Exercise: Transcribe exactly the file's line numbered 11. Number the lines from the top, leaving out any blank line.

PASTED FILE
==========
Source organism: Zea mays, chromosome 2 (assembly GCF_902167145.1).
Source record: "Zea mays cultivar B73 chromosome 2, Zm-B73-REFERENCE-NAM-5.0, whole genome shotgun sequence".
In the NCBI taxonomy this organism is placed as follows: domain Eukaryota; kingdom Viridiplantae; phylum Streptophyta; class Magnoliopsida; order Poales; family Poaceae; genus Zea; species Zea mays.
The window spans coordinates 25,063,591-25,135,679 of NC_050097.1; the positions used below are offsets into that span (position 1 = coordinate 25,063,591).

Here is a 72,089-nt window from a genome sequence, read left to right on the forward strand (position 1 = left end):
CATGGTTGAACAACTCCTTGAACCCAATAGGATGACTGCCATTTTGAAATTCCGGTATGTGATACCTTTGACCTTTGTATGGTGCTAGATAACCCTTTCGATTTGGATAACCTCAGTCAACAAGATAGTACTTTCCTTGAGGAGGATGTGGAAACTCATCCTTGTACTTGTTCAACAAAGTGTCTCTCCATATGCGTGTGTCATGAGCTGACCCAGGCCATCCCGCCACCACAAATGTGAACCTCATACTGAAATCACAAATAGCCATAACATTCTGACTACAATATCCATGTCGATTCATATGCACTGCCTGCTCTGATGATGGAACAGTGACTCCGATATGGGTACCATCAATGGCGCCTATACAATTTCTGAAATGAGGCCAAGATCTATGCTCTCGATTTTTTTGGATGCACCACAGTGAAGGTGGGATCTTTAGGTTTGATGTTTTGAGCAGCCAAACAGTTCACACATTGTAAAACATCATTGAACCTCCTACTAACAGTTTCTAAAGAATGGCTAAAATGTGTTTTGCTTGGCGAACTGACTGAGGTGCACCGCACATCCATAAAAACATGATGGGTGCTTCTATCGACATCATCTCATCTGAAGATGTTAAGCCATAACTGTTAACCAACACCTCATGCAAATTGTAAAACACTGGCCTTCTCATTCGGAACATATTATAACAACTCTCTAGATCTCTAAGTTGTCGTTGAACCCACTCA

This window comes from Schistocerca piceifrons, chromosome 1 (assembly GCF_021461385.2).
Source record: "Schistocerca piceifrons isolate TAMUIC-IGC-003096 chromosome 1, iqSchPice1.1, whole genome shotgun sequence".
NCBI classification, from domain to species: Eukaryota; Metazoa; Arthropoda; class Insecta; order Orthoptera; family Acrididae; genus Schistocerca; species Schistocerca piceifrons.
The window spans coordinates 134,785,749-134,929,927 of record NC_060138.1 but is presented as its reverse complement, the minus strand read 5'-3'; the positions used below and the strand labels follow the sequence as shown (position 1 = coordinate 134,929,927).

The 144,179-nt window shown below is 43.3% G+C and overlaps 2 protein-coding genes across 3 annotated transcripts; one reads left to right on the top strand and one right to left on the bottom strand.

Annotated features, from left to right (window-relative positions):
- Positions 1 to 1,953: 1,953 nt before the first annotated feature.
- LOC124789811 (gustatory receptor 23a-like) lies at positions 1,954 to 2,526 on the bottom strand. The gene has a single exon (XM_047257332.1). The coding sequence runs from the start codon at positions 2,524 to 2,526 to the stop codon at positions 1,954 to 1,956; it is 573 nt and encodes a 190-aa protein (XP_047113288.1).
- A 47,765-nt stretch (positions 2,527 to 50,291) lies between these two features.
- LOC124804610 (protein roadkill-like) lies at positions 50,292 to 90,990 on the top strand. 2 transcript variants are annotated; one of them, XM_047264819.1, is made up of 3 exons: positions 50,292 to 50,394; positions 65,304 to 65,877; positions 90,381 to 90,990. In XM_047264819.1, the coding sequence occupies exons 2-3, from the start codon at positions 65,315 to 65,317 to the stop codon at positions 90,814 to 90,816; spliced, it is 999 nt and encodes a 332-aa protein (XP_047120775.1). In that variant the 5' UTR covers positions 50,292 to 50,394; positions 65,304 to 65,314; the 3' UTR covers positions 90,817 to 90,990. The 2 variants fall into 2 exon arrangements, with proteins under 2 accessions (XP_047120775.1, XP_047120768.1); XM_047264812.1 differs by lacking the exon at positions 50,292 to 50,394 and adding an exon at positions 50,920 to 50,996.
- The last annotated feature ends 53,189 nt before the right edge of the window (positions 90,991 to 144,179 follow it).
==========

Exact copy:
The 144,179-nt window shown below is 43.3% G+C and overlaps 2 protein-coding genes across 3 annotated transcripts; one reads left to right on the top strand and one right to left on the bottom strand.